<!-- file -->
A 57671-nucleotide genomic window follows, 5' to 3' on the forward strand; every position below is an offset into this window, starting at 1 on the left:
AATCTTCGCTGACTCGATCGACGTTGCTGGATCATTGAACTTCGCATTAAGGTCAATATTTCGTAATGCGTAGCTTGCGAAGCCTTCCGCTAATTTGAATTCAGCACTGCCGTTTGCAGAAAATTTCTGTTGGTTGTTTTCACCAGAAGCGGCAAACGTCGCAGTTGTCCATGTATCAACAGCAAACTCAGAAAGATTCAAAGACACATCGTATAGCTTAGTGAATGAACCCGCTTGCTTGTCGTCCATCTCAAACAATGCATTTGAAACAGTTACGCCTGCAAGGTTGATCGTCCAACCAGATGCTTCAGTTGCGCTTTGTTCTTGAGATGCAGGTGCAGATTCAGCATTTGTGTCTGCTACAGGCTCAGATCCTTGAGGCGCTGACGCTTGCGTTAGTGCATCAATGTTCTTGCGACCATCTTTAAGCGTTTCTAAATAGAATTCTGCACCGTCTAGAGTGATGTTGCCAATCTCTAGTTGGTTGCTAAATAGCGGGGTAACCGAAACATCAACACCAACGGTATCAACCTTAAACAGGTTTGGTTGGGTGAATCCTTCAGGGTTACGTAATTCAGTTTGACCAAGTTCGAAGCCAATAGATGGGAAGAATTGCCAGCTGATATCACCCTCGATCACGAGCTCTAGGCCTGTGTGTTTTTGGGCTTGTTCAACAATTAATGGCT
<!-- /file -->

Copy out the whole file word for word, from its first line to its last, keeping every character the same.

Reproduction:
A 57671-nucleotide genomic window follows, 5' to 3' on the forward strand; every position below is an offset into this window, starting at 1 on the left:
AATCTTCGCTGACTCGATCGACGTTGCTGGATCATTGAACTTCGCATTAAGGTCAATATTTCGTAATGCGTAGCTTGCGAAGCCTTCCGCTAATTTGAATTCAGCACTGCCGTTTGCAGAAAATTTCTGTTGGTTGTTTTCACCAGAAGCGGCAAACGTCGCAGTTGTCCATGTATCAACAGCAAACTCAGAAAGATTCAAAGACACATCGTATAGCTTAGTGAATGAACCCGCTTGCTTGTCGTCCATCTCAAACAATGCATTTGAAACAGTTACGCCTGCAAGGTTGATCGTCCAACCAGATGCTTCAGTTGCGCTTTGTTCTTGAGATGCAGGTGCAGATTCAGCATTTGTGTCTGCTACAGGCTCAGATCCTTGAGGCGCTGACGCTTGCGTTAGTGCATCAATGTTCTTGCGACCATCTTTAAGCGTTTCTAAATAGAATTCTGCACCGTCTAGAGTGATGTTGCCAATCTCTAGTTGGTTGCTAAATAGCGGGGTAACCGAAACATCAACACCAACGGTATCAACCTTAAACAGGTTTGGTTGGGTGAATCCTTCAGGGTTACGTAATTCAGTTTGACCAAGTTCGAAGCCAATAGATGGGAAGAATTGCCAGCTGATATCACCCTCGATCACGAGCTCTAGGCCTGTGTGTTTTTGGGCTTGTTCAACAATTAATGGCT